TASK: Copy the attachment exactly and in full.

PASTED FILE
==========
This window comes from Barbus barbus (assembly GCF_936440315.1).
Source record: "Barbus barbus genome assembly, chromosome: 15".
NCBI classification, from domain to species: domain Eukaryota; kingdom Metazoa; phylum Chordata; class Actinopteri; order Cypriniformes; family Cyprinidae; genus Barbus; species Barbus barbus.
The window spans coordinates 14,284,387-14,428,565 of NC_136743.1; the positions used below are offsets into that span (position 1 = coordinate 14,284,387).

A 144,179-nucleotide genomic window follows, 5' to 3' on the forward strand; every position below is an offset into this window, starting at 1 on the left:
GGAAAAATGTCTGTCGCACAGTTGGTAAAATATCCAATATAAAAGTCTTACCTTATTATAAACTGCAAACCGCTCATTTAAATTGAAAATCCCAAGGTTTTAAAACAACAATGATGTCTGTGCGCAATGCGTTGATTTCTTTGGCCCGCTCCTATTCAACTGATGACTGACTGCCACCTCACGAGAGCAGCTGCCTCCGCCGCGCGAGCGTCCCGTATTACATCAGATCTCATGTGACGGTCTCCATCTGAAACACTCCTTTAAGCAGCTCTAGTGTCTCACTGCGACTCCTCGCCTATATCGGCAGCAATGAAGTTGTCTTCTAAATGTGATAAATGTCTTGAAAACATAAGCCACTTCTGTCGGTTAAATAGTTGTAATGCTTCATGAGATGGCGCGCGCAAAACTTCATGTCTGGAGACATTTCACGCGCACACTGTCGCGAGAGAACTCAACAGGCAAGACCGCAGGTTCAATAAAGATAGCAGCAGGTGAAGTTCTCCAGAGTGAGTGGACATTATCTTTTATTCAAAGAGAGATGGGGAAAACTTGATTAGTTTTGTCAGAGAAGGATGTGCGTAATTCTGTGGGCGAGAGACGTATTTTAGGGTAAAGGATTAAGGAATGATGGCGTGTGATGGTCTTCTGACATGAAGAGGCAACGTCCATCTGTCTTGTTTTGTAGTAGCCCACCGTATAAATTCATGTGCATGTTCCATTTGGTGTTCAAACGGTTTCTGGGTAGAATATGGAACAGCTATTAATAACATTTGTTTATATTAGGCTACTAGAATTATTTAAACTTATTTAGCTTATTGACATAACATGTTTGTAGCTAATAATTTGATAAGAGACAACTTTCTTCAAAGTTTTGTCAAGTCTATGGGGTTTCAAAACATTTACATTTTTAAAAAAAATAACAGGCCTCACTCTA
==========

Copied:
This window comes from Barbus barbus (assembly GCF_936440315.1).
Source record: "Barbus barbus genome assembly, chromosome: 15".
NCBI classification, from domain to species: domain Eukaryota; kingdom Metazoa; phylum Chordata; class Actinopteri; order Cypriniformes; family Cyprinidae; genus Barbus; species Barbus barbus.
The window spans coordinates 14,284,387-14,428,565 of NC_136743.1; the positions used below are offsets into that span (position 1 = coordinate 14,284,387).

A 144,179-nucleotide genomic window follows, 5' to 3' on the forward strand; every position below is an offset into this window, starting at 1 on the left:
GGAAAAATGTCTGTCGCACAGTTGGTAAAATATCCAATATAAAAGTCTTACCTTATTATAAACTGCAAACCGCTCATTTAAATTGAAAATCCCAAGGTTTTAAAACAACAATGATGTCTGTGCGCAATGCGTTGATTTCTTTGGCCCGCTCCTATTCAACTGATGACTGACTGCCACCTCACGAGAGCAGCTGCCTCCGCCGCGCGAGCGTCCCGTATTACATCAGATCTCATGTGACGGTCTCCATCTGAAACACTCCTTTAAGCAGCTCTAGTGTCTCACTGCGACTCCTCGCCTATATCGGCAGCAATGAAGTTGTCTTCTAAATGTGATAAATGTCTTGAAAACATAAGCCACTTCTGTCGGTTAAATAGTTGTAATGCTTCATGAGATGGCGCGCGCAAAACTTCATGTCTGGAGACATTTCACGCGCACACTGTCGCGAGAGAACTCAACAGGCAAGACCGCAGGTTCAATAAAGATAGCAGCAGGTGAAGTTCTCCAGAGTGAGTGGACATTATCTTTTATTCAAAGAGAGATGGGGAAAACTTGATTAGTTTTGTCAGAGAAGGATGTGCGTAATTCTGTGGGCGAGAGACGTATTTTAGGGTAAAGGATTAAGGAATGATGGCGTGTGATGGTCTTCTGACATGAAGAGGCAACGTCCATCTGTCTTGTTTTGTAGTAGCCCACCGTATAAATTCATGTGCATGTTCCATTTGGTGTTCAAACGGTTTCTGGGTAGAATATGGAACAGCTATTAATAACATTTGTTTATATTAGGCTACTAGAATTATTTAAACTTATTTAGCTTATTGACATAACATGTTTGTAGCTAATAATTTGATAAGAGACAACTTTCTTCAAAGTTTTGTCAAGTCTATGGGGTTTCAAAACATTTACATTTTTAAAAAAAATAACAGGCCTCACTCTA